Poe's Poetry

Israfel (1831)

Written while Poe was at West Point, "Israfel" is a poem in eight stanzas of varying lengths that was first published in April 1831 in Poems of Edgar A. Poe. It was re-worked and republished for the August 1836 issue of the Southern Literary Messenger. In an introduction to the poem, Poe says that Israfel is described in the Koran as an angel whose heart is a lute and who has "the sweetest voice of all God's creatures." His song quiets the stars, the poem says, while the Earth-bound poet is limited in his own "music". Poe's friend Thomas Holley Chivers said "Israfil" comes the closest to matching Poe's ideal of the art of poetry.[21]

"Israfel" varies in meter, however it contains mostly iambic feet, complemented by end rhyme in which several of the lines in each stanza rhyme together. Poe also uses frequent alliteration within each line in any given stanza.

Although the name "Israfel" does not appear in the Qur'an, mention is repeatedly made of an unnamed trumpet-angel assumed to identify this figure: "And the trumpet shall be blown, so all those that are in the heavens and all those that are in the earth shall swoon, except Allah; then it shall be blown again, then they shall stand up awaiting." —Qur'an (39.68). The poem details the beauty of the unearthly song of Israfil, as stars and other heavenly bodies stand transfixed in muted silence. Poe further alludes to Islam by referencing "Houri" as another heavenly entity entrapped amidst the majesty of Israfil's lyre. It is likely that such Islamic references were used to give the work an exotic feel. The poem concludes with the author wondering as to whether if their places traded, he could craft a bolder melody from his lyre than Israfil. The poem parallels Coleridge's "Kubla Khan" in the inspiring yet ultimately unfulfilling song of a heavenly muse.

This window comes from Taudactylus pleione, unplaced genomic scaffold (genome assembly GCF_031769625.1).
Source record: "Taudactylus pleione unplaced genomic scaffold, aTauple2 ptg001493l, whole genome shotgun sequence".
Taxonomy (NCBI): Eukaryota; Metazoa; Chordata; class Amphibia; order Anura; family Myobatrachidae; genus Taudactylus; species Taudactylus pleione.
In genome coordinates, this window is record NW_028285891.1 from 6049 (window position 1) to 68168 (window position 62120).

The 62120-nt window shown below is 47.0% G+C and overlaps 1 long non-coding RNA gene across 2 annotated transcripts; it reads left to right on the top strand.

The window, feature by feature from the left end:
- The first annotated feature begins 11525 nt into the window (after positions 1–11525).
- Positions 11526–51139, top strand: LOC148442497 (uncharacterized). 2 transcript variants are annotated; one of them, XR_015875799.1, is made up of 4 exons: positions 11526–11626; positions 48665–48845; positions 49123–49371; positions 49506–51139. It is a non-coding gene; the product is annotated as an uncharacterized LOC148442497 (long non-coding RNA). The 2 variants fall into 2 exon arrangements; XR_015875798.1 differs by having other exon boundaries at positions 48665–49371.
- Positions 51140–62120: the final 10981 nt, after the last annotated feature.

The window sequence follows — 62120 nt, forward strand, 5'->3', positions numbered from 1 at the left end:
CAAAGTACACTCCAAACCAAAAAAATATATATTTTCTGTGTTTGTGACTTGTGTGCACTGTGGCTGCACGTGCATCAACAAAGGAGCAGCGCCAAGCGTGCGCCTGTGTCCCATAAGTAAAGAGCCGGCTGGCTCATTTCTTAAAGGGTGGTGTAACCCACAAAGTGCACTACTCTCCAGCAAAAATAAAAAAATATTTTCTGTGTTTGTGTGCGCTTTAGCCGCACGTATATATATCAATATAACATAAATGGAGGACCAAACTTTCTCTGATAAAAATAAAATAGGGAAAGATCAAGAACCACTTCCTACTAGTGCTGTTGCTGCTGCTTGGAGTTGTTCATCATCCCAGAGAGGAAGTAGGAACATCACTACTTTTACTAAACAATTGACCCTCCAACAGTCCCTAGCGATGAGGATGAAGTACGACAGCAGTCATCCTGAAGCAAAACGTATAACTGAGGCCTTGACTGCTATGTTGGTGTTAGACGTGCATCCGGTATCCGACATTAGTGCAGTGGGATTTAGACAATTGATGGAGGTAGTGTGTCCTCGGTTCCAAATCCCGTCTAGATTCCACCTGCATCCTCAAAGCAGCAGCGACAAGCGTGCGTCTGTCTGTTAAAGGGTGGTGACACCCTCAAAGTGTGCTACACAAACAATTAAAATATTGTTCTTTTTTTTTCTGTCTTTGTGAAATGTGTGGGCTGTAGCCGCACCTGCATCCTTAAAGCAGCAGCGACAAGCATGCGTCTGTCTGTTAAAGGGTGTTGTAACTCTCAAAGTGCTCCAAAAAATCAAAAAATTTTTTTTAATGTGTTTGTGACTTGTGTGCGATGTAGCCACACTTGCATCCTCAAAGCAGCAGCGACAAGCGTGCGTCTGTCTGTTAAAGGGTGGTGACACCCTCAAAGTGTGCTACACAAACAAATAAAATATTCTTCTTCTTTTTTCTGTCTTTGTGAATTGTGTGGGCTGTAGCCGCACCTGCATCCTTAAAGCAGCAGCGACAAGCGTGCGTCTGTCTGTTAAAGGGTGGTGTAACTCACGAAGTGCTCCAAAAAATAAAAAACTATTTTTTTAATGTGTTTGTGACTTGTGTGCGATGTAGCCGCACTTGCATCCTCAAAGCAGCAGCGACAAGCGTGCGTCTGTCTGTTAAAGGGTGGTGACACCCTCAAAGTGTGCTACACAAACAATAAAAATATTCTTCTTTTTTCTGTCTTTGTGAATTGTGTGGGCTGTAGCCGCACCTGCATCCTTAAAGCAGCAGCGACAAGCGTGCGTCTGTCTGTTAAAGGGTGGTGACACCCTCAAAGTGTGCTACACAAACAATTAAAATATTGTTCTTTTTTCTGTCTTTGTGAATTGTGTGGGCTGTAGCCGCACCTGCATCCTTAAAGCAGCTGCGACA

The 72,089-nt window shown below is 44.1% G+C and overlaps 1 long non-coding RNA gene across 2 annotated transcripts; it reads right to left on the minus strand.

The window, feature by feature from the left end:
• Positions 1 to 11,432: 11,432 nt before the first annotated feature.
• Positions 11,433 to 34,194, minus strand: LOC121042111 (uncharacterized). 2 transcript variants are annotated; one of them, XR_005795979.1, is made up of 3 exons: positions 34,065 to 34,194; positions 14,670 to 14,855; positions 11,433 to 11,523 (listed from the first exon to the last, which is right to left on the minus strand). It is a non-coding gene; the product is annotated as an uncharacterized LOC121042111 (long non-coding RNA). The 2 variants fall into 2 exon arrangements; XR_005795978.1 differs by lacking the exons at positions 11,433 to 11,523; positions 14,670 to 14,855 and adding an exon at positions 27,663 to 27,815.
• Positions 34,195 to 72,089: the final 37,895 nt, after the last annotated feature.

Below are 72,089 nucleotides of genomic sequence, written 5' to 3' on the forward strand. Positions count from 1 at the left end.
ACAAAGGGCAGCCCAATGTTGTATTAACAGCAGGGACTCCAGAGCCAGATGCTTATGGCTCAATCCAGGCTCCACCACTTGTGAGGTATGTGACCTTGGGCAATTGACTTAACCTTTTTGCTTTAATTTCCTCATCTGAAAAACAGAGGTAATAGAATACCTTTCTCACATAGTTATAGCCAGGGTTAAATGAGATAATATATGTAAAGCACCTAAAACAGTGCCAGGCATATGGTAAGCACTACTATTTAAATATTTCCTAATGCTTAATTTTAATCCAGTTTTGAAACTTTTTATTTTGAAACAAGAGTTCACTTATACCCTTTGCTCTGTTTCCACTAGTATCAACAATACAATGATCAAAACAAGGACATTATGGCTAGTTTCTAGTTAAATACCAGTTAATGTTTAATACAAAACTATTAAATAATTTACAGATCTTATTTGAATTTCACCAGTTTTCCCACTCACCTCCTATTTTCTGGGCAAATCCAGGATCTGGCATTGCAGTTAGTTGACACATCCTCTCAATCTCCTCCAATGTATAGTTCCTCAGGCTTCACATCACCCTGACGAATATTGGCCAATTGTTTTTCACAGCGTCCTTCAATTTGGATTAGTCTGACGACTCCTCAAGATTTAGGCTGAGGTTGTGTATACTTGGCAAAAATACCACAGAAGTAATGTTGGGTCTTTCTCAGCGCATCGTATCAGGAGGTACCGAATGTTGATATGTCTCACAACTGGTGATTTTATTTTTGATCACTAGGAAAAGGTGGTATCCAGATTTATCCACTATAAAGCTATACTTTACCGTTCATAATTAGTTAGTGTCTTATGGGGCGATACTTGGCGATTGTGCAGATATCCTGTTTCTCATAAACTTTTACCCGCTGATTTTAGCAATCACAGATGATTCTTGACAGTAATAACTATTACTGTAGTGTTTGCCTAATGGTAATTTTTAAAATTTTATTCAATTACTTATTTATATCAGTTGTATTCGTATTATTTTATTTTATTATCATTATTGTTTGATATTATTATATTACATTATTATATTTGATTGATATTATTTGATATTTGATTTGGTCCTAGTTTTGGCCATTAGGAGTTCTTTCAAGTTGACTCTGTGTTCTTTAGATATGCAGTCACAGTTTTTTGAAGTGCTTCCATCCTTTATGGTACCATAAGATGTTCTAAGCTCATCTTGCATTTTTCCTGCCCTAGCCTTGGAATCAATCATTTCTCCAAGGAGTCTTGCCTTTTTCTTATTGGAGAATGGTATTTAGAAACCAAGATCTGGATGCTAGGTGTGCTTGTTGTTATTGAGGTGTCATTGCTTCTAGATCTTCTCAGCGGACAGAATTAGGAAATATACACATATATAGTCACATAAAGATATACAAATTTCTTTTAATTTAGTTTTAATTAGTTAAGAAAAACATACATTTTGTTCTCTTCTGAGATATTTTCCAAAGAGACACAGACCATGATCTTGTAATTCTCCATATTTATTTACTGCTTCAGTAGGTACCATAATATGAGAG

Hervey Allen likened Poe himself to Israfil and titled his 1934 biography Israfil: The Life and Times of Edgar Allan Poe. The poem was set to music by Oliver King in 1890[22] and by Leonard Bernstein in his Songfest of 1977.


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